Republican gubernatorial candidate Randy Boyd declared on Thursday that the removal of two Confederate statues by the City of Memphis in December using a questionable ruse to sidestep state law was legal, agreeing on that issue with Democratic gubernatorial candidates Karl Dean and Craig Fitzhugh.
Boyd’s remarks came at a forum held in Memphis that was co-hosted by the Tennessee Bar Association, The Tennessee Judicial Council, and The Commercial Appeal.
“Our history is our history, and we need to preserve it,” Boyd said.
But Boyd asserted that the City of Memphis did not break the law when they removed a statue of Confederate General Nathan Bedford Forrest in the middle-of-the-night last December, referring to the legal loophole used by the Memphis City Council to remove statues from two city parks.
“Memphis followed the law. So they didn’t break the law. So I don’t think it’s now, in retrospect, saying, they didn’t do anything that they weren’t allowed to do,” Boyd said.
You can hear Boyd say that Memphis did not break the law here at the 24:55 mark of this video:
You can hear those same remarks by Boyd in this audio version of the conversation, at the 5:14 mark.
“Confederate monuments on what was until recently city property were taken down in Memphis after the sun set on Wednesday with little advance public discussion of the propriety of the actions taken secretively to circumvent state law,” The Tennessee Star reported of the actions by the Memphis City Council when they occurred in December:
Whether the actions of the Memphis City Council and Mayor Jim Strickland that caused these stealth take downs of Confederate monuments Wednesday legally circumvent state law, or are in fact a brazen violation of state law, is a matter that members of the Tennessee General Assembly are sure to investigate when they convene in Nashville next month.
It is unclear whether Mayor Strickland or Memphis officials sought a legal opinion from Tennessee Attorney General Herbert Slatery on their legal right to undertake these actions.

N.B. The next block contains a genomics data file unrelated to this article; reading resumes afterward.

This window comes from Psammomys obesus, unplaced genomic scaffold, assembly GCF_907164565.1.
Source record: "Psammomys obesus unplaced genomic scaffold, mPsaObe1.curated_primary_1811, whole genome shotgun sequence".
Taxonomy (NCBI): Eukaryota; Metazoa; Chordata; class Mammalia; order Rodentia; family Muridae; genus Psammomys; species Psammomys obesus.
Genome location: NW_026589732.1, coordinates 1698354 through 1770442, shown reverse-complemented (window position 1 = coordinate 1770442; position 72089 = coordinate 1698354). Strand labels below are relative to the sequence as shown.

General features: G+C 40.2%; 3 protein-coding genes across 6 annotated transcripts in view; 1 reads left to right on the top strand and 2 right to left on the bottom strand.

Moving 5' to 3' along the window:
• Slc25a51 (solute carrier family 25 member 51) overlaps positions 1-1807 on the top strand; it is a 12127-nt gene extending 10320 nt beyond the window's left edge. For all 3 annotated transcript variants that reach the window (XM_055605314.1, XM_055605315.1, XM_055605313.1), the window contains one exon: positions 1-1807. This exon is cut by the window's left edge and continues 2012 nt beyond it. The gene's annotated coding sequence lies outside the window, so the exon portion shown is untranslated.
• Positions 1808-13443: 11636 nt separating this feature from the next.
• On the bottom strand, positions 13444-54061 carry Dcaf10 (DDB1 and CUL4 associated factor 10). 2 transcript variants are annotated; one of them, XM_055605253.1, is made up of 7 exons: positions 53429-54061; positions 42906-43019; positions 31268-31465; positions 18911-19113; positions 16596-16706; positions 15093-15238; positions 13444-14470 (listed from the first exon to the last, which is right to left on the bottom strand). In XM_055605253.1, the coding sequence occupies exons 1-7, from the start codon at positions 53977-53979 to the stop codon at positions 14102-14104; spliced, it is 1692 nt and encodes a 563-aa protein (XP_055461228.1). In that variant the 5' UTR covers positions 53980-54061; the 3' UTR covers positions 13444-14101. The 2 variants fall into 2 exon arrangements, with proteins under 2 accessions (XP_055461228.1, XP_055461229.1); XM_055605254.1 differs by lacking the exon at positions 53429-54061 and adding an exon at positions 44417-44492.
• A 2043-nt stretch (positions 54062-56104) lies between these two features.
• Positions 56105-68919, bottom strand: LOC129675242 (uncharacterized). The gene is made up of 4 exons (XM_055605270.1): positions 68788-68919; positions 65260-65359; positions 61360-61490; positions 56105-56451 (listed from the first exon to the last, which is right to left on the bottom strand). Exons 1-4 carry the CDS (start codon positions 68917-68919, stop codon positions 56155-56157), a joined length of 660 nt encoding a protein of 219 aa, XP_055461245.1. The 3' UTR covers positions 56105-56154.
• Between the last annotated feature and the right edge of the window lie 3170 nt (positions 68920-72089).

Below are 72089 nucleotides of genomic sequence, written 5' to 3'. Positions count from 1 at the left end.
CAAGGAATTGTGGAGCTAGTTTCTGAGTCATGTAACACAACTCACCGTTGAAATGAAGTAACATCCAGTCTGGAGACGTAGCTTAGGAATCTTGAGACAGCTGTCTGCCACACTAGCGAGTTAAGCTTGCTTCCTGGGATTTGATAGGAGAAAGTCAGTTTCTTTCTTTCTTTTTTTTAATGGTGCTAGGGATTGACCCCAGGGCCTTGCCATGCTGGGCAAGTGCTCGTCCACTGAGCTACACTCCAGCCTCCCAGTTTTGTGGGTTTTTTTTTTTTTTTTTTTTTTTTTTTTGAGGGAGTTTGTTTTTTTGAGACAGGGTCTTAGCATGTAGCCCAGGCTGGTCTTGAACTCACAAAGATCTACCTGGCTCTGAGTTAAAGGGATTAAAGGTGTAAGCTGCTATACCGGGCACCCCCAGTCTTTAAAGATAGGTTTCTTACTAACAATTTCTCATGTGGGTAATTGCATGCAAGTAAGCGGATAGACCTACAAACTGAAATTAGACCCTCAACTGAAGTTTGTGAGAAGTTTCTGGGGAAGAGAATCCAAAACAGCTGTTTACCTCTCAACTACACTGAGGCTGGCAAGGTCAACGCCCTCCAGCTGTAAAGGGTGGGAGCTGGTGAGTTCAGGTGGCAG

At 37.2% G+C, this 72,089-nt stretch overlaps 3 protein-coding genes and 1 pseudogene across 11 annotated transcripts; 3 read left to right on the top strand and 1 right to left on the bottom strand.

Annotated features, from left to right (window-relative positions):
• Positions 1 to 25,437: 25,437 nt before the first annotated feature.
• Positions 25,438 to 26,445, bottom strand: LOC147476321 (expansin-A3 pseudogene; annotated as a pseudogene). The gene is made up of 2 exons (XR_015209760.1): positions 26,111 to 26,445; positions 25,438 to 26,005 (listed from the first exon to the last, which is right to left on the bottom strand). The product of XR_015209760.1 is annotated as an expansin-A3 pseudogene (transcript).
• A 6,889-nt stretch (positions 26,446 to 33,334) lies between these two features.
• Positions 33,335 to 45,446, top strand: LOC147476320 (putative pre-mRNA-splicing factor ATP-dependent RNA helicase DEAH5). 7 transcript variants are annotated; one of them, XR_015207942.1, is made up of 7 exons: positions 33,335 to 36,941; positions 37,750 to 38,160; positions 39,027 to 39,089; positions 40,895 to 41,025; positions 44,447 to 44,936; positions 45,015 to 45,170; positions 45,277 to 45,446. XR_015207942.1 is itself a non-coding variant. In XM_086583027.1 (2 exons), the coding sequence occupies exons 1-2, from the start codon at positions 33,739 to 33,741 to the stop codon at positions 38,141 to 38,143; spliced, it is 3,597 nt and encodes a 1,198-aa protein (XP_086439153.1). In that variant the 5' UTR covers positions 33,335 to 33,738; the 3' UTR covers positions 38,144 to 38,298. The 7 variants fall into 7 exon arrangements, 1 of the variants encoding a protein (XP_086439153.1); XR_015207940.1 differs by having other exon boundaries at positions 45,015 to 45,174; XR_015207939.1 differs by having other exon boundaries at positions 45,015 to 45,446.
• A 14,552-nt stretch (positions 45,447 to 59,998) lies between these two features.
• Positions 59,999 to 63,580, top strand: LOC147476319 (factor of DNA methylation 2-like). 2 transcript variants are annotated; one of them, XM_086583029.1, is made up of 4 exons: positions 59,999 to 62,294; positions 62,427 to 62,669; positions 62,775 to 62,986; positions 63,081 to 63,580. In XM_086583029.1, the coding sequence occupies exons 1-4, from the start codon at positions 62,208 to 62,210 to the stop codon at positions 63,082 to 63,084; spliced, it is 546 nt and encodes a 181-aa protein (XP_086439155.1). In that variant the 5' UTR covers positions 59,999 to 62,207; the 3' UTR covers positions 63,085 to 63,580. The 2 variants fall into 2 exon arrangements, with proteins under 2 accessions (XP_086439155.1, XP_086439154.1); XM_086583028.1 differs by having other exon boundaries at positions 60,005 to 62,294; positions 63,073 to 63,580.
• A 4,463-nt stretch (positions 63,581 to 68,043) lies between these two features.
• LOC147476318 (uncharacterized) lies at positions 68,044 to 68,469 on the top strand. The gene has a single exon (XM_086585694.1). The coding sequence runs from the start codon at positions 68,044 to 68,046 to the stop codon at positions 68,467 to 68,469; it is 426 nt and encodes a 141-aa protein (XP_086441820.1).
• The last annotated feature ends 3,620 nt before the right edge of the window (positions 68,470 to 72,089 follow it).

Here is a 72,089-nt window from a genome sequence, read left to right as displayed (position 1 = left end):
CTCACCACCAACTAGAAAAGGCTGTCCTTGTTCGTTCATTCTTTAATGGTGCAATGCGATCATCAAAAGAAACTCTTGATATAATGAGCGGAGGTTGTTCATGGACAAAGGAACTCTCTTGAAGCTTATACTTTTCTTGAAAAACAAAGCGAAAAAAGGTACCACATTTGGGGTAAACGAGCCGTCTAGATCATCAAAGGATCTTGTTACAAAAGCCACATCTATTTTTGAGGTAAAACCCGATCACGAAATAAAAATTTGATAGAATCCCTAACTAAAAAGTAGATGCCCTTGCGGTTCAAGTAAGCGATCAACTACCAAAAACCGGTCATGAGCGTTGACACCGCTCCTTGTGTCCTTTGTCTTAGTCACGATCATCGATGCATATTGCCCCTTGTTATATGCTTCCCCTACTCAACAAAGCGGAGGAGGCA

According to a recent Tennessee Star Poll, 64 percent of Tennessee Republican likely primary voters are more likely to vote for a candidate who opposes the removal of these monuments, while 26 percent are less likely to vote for a candidate who opposes the removal of these monuments.
The Commercial Appeal was on the scene as crews arrived to carry out the removal of Confederate monuments, on order of the new owners, who bought the properties for a paltry $1000 each
Despite Boyd’s assertion that the actions by the Memphis City Council were legal, that very issue is currently under consideration in a lawsuit in the Tennessee courts.
Also participating in Thursday’s forum was Tennessee Speaker of the House Beth Harwell (R-Nashville), the other Republican candidate who attended, and the two Democratic candidates for governor, former Nashville Mayor Karl Dean and State Rep. Craig Fitzhugh (D-Ripley).
The forum was not a debate in which all candidates were on stage at the same time.
Instead, each candidate came up separately for a one-on-one session with Commercial Appeal reporter Mark Burnett, who asked a number of specific questions on topics that ranged from the budget for the Judiciary in Tennessee, legal policy such as cash bail bonds, immigration, and the removal of Confederate statues.
In her one-on-one session, Harwell said she was not in favor of removing statues.
“You can’t go back and rewrite history. I respect heritage,” Harwell said.
Both Democratic candidates–Fitzhugh and Dean–were in agreement with Boyd, and said the City of Memphis acted legally in using their ruse of selling the statues in the middle of the night to a quickly created non-profit organized by a Democratic Shelby County Commissioner.